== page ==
Barrett an accomplished engraver had an eventful journey out to Australia. When the fleet stopped to re-stock at Rio De Janeiro he was involved in passing some forged quarter dollars at Rio de Janeiro, ingeniously made from some pewter spoons and old buttons and buckles belonging to marines.

Dr White the surgeon on board the Charlotte asked Barrett to make a memento of the trip out and Barrett fashioned a medal out of a silver kidney dish. That medal still exists and was sold at auction to the National Maritime Museum in Australia in 2008,  for a million dollars and is known as the Charlotte medal.


There would not be many incidences in the British Empire where the place of execution predates the first lock up, but in Sydney this was the case.

On the 27th February 1788, Barrett  and three associates  Ryan, Lavell and Hall were accused of plotting to rob the Government Stores of food.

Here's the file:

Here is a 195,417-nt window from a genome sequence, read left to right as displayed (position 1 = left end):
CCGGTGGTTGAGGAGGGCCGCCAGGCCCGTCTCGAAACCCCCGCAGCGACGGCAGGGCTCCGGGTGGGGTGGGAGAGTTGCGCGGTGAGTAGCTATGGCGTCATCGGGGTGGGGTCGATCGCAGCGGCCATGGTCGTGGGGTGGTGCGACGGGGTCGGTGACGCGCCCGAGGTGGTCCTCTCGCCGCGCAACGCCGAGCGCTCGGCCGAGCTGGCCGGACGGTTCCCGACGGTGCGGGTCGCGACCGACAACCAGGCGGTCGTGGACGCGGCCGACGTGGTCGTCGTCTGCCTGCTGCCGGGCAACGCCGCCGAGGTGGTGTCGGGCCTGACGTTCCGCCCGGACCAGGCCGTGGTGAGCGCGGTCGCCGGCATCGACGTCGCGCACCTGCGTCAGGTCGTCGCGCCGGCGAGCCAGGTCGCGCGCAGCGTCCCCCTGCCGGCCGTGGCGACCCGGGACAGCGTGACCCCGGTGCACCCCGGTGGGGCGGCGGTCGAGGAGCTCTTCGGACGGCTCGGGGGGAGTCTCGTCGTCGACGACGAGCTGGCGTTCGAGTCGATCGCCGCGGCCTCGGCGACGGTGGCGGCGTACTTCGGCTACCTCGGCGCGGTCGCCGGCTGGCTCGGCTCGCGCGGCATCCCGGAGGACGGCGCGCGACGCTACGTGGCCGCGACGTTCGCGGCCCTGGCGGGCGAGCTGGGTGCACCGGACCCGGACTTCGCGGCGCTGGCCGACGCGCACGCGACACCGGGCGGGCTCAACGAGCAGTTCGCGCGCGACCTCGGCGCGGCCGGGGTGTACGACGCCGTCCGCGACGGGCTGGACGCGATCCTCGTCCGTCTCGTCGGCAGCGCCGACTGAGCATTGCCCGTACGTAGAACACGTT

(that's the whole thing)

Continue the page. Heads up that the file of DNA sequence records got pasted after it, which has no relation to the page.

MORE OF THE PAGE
Governor Arthur Phillip quickly gathered six Officers to form a court and to hear the charges. They soon found all of the accused guilty and condemned them to death. The execution was to be enacted before sunset that day.


Late in the afternoon, ‘the unhappy wretches’ were conducted wt. a party of Marines walking before them …with a large party of Marines drawn up opposite the Gallows …in case an insurrection should take place …& all the Convicts were summoned to see the deserved end of their Companions’.